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Police officers in NSW conducted almost 5,500 strip searches outside of police stations in one year, and two thirds of those searches found nothing, a scathing new report can reveal.

The report, Rethinking Strip Searches by NSW Police, was commissioned by Redfern Legal Centre (RLC) and will be released to the public this morning at a press conference in Sydney.

The authors – lawyers and academics from the University of NSW – obtained data from NSW Police records under freedom of information laws, revealing that strip searches were used 277 times “in the field” (outside police custody or in stations) in the 12 months to 30 November 2006. This number jumped to 5,483 in the 12 months to 30 June 2018 – representing an almost 20-fold increase in less than 12 years.

Lawyer Samantha Lee, a co-author of the report and the head of RLC’s police accountability practice, said she began looking into the numbers when she noticed a rise in anecdotal reports from clients at RLC who said they had been strip searched by police.

“I started to see a pattern among clients reporting that they had been strip searched. Many of these clients were quite young, and the stories they told of being strip searched were extremely traumatic,” she said. “When we delved into police records, we found that the numbers of strip searches had gone up quite significantly.”

In December 2018, NSW Greens MP David Shoebridge revealed data showing strip searches in NSW had increased by 47 per cent in four years to 2018. However, the RLC report found that this trend was not replicated nationally – roadside strip searches conducted in Queensland, for example, had declined from 457 in 2016 to 353 in 2018.

The RLC report found many searches in NSW were being conducted with dubious legal justification, and 64 per cent found nothing related to criminal offences.

“One young woman had been a victim of sexual assault and she was subjected to a full-body strip search at a music festival,” Lee said. “For her, that triggered extremely traumatic memories of the assault. It was incredibly invasive, and I think a demonstration of the fact that police are going beyond the boundaries of the law using strip searches; they should only be used as a last resort.

“One client was strip searched in the street, out in the open,” Lee continued.

“The Aboriginal Legal Service tells us that children as young as 10 years old are being stopped and strip-searched in regional towns.”

Young people and Indigenous Australians were disproportionately targeted, according to the report – with 45 per cent of all recorded strip searches targeting young people aged 25 and under, and 10 per cent of strip searches in the field involving Indigenous Australians, despite Indigenous Australians representing 3 per cent of the population.

Children as young as 10 years old are being stopped and strip-searched in regional towns.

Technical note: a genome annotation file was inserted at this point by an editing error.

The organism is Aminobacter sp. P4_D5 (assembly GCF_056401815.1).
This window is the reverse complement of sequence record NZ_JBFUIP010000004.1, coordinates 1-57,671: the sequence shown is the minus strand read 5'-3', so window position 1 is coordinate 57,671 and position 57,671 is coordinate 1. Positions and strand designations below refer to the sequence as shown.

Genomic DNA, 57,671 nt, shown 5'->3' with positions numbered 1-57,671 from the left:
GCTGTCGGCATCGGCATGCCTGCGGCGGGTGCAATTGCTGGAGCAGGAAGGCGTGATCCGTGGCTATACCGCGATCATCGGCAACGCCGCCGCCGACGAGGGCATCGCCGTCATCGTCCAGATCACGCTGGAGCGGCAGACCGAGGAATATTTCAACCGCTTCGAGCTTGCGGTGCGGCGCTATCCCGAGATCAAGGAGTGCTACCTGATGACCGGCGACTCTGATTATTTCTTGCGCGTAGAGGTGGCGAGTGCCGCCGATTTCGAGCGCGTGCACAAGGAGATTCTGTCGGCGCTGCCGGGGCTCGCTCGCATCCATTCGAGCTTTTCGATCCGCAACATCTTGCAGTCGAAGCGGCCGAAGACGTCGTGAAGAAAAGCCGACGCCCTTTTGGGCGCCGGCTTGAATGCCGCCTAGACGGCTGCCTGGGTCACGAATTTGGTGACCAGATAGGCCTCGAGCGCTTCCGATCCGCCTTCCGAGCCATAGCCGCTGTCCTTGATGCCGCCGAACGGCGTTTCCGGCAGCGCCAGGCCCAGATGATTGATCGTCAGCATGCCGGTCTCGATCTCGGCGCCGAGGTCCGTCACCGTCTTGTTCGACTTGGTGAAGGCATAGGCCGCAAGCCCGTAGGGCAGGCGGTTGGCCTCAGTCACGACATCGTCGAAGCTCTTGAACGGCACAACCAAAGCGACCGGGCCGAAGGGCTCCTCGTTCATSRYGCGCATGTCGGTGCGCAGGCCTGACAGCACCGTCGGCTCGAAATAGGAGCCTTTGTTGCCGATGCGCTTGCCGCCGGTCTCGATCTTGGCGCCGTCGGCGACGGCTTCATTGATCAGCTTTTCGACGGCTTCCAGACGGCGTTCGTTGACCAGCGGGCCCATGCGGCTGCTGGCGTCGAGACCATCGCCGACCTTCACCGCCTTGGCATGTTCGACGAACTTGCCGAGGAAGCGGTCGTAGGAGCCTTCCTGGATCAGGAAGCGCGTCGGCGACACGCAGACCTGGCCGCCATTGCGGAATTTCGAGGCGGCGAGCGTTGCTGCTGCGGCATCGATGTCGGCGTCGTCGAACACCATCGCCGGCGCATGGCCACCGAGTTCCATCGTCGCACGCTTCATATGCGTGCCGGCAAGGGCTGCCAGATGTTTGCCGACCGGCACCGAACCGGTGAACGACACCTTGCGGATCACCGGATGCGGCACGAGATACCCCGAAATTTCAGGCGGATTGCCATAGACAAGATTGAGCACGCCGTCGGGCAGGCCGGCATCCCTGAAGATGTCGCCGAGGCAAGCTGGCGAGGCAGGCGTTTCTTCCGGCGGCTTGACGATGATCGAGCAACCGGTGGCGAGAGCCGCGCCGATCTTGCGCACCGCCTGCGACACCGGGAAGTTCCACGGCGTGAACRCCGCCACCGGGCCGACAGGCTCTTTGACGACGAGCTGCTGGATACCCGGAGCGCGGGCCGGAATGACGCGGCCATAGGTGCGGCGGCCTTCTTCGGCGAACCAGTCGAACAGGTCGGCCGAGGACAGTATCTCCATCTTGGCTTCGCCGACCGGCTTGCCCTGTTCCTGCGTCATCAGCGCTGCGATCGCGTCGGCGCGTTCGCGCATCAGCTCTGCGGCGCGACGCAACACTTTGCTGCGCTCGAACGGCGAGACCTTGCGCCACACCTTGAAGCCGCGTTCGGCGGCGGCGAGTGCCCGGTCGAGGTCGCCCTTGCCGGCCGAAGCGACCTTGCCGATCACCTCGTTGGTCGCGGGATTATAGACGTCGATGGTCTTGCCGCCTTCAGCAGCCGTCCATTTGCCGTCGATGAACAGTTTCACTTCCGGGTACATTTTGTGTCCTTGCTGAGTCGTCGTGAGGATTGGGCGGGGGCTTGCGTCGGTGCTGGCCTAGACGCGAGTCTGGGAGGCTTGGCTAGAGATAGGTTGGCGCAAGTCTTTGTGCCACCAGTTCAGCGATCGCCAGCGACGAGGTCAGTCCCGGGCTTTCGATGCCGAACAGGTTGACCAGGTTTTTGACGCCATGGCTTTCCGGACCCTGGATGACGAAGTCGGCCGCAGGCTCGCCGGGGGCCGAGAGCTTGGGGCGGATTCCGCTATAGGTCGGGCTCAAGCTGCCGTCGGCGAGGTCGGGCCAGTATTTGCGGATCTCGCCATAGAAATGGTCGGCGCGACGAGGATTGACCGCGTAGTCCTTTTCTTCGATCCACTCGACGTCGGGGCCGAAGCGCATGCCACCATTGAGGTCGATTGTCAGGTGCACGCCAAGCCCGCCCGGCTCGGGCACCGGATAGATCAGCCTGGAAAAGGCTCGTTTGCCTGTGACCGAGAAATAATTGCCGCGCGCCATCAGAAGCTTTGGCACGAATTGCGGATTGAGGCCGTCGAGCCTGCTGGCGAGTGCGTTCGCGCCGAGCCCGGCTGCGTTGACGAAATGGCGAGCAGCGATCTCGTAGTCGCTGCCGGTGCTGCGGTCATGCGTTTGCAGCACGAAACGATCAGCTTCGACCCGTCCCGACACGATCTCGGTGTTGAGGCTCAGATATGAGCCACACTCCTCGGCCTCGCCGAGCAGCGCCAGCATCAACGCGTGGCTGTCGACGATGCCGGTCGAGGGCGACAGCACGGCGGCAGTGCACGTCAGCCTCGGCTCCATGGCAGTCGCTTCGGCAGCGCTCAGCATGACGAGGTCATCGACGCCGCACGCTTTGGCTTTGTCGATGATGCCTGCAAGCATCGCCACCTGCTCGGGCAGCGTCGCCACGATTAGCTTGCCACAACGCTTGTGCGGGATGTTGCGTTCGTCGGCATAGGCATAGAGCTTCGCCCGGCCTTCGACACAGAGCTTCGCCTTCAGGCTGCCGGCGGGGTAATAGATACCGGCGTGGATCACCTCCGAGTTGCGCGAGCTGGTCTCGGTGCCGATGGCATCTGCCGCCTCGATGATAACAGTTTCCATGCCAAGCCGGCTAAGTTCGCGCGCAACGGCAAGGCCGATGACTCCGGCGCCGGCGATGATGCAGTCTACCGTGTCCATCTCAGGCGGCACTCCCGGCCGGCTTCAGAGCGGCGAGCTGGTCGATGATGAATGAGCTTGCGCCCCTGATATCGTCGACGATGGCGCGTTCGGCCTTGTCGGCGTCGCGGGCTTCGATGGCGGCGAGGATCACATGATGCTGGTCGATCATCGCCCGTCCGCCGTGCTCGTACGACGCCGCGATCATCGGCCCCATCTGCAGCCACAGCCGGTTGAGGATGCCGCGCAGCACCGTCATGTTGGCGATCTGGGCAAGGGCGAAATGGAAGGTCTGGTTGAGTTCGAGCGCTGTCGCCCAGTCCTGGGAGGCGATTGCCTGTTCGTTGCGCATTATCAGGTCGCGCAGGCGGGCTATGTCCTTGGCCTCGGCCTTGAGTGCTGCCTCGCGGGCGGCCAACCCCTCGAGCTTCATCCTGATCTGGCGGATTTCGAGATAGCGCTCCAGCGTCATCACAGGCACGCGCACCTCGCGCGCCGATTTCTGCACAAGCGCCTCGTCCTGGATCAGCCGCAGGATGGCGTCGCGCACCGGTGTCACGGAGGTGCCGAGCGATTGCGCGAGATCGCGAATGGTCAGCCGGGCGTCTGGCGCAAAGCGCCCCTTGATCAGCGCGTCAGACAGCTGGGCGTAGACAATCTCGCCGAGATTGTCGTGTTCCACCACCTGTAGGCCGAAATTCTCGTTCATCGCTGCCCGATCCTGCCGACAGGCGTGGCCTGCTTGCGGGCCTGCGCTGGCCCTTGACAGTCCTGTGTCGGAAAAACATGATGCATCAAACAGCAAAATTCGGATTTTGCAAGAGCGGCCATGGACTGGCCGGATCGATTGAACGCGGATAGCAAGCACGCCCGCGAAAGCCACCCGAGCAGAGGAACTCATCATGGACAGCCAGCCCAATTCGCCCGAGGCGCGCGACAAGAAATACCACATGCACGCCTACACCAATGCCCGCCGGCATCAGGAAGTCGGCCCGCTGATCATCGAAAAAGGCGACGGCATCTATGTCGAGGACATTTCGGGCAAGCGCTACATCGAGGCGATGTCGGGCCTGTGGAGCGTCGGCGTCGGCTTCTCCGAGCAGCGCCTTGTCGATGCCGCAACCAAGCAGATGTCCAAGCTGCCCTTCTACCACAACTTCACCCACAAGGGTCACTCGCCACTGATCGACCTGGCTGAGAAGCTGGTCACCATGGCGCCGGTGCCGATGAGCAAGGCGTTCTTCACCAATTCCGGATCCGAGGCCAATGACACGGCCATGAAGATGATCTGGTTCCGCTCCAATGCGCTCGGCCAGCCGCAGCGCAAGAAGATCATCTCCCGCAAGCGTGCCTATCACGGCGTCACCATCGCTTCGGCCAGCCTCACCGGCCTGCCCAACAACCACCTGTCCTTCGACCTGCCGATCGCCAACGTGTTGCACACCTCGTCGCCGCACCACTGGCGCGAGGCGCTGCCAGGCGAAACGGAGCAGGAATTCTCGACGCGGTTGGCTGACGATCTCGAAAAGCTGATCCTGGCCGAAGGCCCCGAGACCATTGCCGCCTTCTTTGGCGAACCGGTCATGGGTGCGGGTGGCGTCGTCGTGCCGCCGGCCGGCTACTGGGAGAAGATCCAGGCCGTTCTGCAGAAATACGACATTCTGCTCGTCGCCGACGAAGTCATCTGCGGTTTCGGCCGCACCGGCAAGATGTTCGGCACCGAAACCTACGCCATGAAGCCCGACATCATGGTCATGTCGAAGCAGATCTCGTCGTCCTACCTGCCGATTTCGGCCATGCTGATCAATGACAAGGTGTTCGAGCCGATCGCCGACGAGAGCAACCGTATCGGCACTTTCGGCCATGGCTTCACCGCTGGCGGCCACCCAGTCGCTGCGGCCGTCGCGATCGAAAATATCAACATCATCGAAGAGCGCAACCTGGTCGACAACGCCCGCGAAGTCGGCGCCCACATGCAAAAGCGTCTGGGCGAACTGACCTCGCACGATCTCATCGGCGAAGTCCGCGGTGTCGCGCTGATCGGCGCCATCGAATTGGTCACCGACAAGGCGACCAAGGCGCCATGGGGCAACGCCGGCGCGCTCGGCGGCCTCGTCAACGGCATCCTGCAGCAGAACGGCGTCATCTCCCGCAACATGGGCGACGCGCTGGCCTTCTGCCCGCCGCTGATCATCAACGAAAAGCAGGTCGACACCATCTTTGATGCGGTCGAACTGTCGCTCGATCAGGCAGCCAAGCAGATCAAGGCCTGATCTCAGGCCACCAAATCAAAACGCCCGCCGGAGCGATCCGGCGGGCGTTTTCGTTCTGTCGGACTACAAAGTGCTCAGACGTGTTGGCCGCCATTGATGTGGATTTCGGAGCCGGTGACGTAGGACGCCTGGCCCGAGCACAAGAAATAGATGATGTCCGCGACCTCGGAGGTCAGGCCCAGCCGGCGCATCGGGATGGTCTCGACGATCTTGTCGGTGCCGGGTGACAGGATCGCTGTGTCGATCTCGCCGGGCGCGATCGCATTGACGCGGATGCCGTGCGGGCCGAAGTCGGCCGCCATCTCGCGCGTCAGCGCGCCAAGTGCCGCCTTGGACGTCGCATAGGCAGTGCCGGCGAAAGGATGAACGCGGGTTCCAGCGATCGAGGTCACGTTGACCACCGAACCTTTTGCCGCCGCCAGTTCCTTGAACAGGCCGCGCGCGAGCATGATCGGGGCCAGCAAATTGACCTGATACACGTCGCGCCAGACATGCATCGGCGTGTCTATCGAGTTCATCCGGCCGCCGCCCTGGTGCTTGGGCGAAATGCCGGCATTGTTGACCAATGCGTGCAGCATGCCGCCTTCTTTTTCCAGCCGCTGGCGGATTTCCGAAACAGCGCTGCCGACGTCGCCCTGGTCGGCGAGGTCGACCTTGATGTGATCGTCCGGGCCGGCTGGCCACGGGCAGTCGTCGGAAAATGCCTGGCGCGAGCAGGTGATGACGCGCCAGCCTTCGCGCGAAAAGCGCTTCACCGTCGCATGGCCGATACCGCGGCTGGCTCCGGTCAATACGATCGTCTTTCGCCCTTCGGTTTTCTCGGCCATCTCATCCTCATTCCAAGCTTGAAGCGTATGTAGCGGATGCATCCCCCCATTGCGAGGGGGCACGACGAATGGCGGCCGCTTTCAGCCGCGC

– SAMANTHA LEE, Head of Redfern Legal Centre police accountability practice

The law surrounding strip searches is governed by the Law Enforcement (Powers and Responsibilities) Act 2002 (LEPRA), which Lee says is vague and outdated. Her report recommends that the law be amended to provide a clearer definition of a strip search, when police can conduct strip searches in the field and in police stations, and to explicitly require that strip searches not be undertaken if there is a less invasive alternative.

“When strip searches are conducted in the absence of legal justification, they are carried out by police for a range of non-legal purposes, including punishment and humiliation,” the report said.

The report also highlights that unlawful strip searches are “potentially widespread” in NSW. According to Lee, the “deeply humiliating” practices of removing a person’s clothes, asking them to squat, cough and bend over are strictly elements of a “cavity search” that are not to be used during a strip search in NSW.

“My reading of the law is that police are not allowed to conduct cavity searches in the field,” said Lee.

No data is publicly available on how many convictions resulted from strip searches in which drugs or dangerous weapons were found and the searched person was charged.

A coalition of more than 50 organisations and members of the legal profession, including former NSW Director of Public Prosecutions Nicholas Cowdery QC and former Chief Justice of the Family Court, Elizabeth Evatt AC, in June indicated their support for legislative change on the issue, signing an open letter to the NSW Police Minister to address the rise in police strip searches.

“The power to strip search is one that ought to be exercised in exceptional and serious circumstances only, consistent with international human rights standards and social policy goals such as harm reduction. However, the strip search experiences of those people brought to public attention through media reporting reveal urgent questions about the legality, fairness and harmful effects of strip searches in New South Wales,” said the report.

Read the report in full here.